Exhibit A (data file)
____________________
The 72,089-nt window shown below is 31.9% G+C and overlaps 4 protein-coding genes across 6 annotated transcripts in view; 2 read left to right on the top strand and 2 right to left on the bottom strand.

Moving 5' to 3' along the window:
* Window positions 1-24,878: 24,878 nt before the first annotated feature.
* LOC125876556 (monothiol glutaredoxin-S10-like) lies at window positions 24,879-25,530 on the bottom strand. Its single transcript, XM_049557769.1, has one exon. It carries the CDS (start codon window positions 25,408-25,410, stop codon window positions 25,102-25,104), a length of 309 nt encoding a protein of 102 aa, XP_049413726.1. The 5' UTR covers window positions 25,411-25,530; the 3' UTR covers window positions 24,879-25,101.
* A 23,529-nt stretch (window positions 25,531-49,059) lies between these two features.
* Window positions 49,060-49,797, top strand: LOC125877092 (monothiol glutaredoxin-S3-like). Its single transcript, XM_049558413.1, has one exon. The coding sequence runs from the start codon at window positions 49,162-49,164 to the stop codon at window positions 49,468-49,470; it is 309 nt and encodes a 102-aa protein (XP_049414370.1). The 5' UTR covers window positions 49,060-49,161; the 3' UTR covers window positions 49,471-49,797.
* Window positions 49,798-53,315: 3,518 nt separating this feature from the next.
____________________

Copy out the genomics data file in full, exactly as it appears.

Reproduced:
The 72,089-nt window shown below is 31.9% G+C and overlaps 4 protein-coding genes across 6 annotated transcripts in view; 2 read left to right on the top strand and 2 right to left on the bottom strand.

Moving 5' to 3' along the window:
* Window positions 1-24,878: 24,878 nt before the first annotated feature.
* LOC125876556 (monothiol glutaredoxin-S10-like) lies at window positions 24,879-25,530 on the bottom strand. Its single transcript, XM_049557769.1, has one exon. It carries the CDS (start codon window positions 25,408-25,410, stop codon window positions 25,102-25,104), a length of 309 nt encoding a protein of 102 aa, XP_049413726.1. The 5' UTR covers window positions 25,411-25,530; the 3' UTR covers window positions 24,879-25,101.
* A 23,529-nt stretch (window positions 25,531-49,059) lies between these two features.
* Window positions 49,060-49,797, top strand: LOC125877092 (monothiol glutaredoxin-S3-like). Its single transcript, XM_049558413.1, has one exon. The coding sequence runs from the start codon at window positions 49,162-49,164 to the stop codon at window positions 49,468-49,470; it is 309 nt and encodes a 102-aa protein (XP_049414370.1). The 5' UTR covers window positions 49,060-49,161; the 3' UTR covers window positions 49,471-49,797.
* Window positions 49,798-53,315: 3,518 nt separating this feature from the next.